Electrical energy can also be stored on-board and RTRI is promoting development of rolling stock with power recycling to store regeneration energy (Fig. 11). It is also promoting research into fuel cells to provide motive power. Such a train would produce no hazardous emissions at all. In pursuit of an energy-efficient linear motor car, research into superconducting transformers for rolling stock is also well underway (Fig. 12). The new transformer is much more efficient than current models and far lighter too.

New materials
New materials receiving attention so far are lighter, stronger and more cost effective than the older materials. In the future, attention will focus on other advantages, such as functionality, resource conservation, recycling, and life cycle costs.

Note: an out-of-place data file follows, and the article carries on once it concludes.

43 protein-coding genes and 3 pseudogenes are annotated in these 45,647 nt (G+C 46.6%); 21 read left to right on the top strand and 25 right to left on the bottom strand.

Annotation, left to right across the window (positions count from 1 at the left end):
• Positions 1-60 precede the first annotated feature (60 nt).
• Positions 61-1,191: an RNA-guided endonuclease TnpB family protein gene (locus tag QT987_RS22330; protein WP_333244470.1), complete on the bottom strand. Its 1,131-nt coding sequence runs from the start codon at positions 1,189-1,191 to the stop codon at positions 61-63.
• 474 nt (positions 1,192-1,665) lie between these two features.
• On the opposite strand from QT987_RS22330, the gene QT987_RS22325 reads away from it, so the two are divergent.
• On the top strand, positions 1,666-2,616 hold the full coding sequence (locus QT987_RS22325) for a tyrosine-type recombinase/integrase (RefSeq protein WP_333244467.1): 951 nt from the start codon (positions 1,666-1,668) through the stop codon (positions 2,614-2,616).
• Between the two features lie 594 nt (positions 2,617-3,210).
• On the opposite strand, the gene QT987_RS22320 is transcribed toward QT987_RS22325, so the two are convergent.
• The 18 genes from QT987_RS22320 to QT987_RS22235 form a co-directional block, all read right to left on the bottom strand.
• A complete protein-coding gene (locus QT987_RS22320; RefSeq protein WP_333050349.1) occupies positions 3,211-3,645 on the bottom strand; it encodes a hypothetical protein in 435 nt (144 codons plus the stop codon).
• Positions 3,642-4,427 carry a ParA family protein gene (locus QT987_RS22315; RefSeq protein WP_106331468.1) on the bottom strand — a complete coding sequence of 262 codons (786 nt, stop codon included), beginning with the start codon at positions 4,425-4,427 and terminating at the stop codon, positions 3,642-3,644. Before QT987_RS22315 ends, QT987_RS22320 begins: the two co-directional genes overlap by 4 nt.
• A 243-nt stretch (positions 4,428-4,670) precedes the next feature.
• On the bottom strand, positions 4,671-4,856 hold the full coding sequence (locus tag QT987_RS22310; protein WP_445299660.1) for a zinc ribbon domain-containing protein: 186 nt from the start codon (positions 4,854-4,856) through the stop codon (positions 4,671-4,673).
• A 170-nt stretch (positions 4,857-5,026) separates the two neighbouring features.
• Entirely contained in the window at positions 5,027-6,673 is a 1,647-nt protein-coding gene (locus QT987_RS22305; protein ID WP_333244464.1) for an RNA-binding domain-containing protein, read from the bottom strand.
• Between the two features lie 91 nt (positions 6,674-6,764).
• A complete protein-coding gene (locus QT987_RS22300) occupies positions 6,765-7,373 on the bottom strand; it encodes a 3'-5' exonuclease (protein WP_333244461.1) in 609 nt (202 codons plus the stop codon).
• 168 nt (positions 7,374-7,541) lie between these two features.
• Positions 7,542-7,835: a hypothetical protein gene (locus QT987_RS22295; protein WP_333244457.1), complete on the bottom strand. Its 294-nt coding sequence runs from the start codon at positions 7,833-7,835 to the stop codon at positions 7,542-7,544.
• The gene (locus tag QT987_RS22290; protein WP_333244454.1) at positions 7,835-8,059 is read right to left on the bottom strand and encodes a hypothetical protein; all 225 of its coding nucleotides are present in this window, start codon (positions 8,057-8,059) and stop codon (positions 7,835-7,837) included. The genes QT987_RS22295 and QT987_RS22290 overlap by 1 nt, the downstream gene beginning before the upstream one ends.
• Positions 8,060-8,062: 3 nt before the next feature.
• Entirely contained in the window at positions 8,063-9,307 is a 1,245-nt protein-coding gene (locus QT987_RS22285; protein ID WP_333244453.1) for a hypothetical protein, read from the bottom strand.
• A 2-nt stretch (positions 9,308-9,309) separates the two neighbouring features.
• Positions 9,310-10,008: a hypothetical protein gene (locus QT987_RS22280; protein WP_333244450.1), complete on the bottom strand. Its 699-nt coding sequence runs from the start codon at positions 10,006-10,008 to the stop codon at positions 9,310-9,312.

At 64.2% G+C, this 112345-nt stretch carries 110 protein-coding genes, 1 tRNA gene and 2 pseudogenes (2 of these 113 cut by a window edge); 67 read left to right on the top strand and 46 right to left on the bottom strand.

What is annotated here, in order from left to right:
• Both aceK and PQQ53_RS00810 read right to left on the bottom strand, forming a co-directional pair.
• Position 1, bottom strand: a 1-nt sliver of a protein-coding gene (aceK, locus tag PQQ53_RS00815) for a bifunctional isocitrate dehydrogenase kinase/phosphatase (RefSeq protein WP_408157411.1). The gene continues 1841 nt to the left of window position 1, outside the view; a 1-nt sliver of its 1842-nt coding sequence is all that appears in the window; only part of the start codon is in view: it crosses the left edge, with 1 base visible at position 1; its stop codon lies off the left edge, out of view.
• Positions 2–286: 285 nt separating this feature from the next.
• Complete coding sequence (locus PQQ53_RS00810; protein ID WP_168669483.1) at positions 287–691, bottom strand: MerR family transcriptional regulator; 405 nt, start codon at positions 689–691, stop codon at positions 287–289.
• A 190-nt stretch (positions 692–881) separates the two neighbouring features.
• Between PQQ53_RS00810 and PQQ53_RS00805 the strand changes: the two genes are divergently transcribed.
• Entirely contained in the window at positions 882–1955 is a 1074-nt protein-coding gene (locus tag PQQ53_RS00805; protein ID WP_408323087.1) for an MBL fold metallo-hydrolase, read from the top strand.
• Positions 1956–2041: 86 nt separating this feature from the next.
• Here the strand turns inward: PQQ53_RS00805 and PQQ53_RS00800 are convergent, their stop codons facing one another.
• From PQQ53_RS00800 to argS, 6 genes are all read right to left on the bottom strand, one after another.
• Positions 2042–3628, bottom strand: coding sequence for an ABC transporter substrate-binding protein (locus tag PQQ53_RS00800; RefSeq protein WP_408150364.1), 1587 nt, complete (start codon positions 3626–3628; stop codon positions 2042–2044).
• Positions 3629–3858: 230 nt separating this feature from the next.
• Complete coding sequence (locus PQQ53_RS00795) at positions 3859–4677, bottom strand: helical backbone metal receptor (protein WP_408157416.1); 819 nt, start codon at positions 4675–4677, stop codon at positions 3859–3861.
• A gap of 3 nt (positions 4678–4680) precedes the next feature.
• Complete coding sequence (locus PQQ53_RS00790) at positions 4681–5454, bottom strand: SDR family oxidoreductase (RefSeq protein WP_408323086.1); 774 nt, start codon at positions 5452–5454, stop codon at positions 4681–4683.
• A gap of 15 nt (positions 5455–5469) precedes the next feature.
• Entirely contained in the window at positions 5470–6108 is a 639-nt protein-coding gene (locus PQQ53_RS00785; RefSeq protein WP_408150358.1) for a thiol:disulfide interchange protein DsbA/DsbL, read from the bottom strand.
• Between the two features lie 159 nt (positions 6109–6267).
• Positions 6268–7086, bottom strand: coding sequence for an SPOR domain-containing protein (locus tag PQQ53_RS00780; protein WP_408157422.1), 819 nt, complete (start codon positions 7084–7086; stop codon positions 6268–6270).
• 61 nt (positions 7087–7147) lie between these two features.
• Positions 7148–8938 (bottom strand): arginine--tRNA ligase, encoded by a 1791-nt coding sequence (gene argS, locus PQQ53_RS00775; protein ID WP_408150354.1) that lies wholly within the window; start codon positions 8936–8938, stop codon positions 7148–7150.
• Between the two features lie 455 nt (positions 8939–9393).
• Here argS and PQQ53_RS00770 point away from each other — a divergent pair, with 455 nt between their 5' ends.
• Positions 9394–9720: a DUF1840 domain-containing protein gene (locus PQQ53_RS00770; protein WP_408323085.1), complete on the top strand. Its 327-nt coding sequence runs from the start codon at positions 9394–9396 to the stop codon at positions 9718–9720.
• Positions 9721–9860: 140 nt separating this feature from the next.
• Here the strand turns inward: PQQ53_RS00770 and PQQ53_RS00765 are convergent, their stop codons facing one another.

Traction oil is one example of a new material (Fig. 13). Oil is used to prevent squeal as the wheel flanges shift on curves. However, it can also reduce the adhesion excessively to cause wheel slip and sliding. Ordinarily, when the slip ratio increases, the adhesion coefficient decreases and more slipping occurs. However, if we can develop a new oil producing a progressively higher friction coefficient as slipping increases, we can prevent slipping. Thus, one type of oil could both prevent squeal and reduce slippage. This is the objective behind today's research into traction oil.

Human factor
The human factor is an important area for future research in the railway sector. Actually, it has become a focal point for research in many fields.